DES 135A Furniture Design
In this course, students learn how to conceptualize and build furniture and three dimensional objects. The course provides a brief historical overview of furniture and objects, including furniture as components of interior and/or exterior environments, human factors in design, the process of designing furniture and objects, from defining a problem to evaluating the results. The course will prompt students to explore sustainable design, design for disassembly, lifecycle analysis, low cost construction and utilize a variety of standard, ecological and recycled materials, including wood, metal, plastic and non-traditional materials. The studio practice will reinforce students’ understanding of traditional and emerging construction techniques, design for a full range of users with varying abilities and a variety of environments and contexts.


DES166 Human-Centered Design
This course introduces students to a human-centered approach to problem solving (often referred to as design thinking). During the course, students will work on real world projects that will help them to develop an understanding of design thinking and various methods of creative problem solving. The course will include fundamental readings in design thinking, interactive design methods and processes, and hands-on projects. Students will learn how to conduct design research, focus on meaningful interventions, and create products, Services, and/or experiences to address user needs.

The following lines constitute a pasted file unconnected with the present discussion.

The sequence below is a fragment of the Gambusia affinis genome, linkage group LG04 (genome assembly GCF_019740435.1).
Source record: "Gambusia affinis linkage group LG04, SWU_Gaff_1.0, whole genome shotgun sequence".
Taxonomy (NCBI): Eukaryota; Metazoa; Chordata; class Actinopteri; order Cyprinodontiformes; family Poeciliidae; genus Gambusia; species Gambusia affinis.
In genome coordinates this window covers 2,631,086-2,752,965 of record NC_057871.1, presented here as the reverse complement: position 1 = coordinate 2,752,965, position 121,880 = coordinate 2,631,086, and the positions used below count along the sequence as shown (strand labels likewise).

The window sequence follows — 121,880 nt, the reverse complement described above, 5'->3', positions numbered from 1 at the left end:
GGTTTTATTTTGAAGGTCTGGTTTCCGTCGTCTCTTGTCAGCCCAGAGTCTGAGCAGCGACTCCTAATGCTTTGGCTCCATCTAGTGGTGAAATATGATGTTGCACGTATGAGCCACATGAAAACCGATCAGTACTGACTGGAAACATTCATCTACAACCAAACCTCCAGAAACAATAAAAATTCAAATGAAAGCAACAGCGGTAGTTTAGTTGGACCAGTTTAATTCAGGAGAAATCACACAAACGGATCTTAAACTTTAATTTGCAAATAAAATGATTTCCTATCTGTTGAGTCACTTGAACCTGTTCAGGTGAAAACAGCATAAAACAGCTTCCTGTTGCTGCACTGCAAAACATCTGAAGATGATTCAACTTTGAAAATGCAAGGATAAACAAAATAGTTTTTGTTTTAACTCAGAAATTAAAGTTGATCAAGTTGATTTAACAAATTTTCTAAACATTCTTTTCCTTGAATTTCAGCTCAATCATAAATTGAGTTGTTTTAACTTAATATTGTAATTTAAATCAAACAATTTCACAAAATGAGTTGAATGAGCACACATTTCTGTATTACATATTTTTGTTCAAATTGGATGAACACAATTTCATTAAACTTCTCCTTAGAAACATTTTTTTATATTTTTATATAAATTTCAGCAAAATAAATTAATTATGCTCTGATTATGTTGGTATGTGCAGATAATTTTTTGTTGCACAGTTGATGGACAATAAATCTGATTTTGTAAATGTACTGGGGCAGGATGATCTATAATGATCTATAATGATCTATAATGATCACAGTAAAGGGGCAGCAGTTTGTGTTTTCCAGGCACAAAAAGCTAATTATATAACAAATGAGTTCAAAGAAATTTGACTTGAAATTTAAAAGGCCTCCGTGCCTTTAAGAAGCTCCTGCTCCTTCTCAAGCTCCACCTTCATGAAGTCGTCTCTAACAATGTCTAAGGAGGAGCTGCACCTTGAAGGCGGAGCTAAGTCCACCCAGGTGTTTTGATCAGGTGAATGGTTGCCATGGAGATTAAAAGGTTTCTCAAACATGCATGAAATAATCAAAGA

DES167 Prototyping: Objects to Systems
This course teaches students how to use a prototyping mindset to quickly explore a wide range of potential ideas with minimal time and risk. Students will be expected to use prototypes as learning tools for projects including physical products, digital experiences, relationships, and more complex systems. This course does not promote a single prototyping method, but rather stresses the creative approach to learning about unexpected questions. During this course, students will get an overview of prototyping tools and methods from both academia and industry. The projects will provide a opportunities for students to explore and test these methodologies. Materials and tools that will be introduced include, foam core, low-resolution prototyping materials, interactive “click-through” prototyping software, 3D-printing and other rapid prototyping technologies, business model canvas, and additional tools. In addition to these tools, students will hone the mindsets that are critical for effective prototyping. They will practice flexible thinking, conceptualiztion, the ability to focus on a the central theme of a product/service, the ability to isolate variables, identify critical risks, and construct scenarios that offer learning about potential challenges, and finally, the ability to conduct effective “tests” with imperfect offerings.

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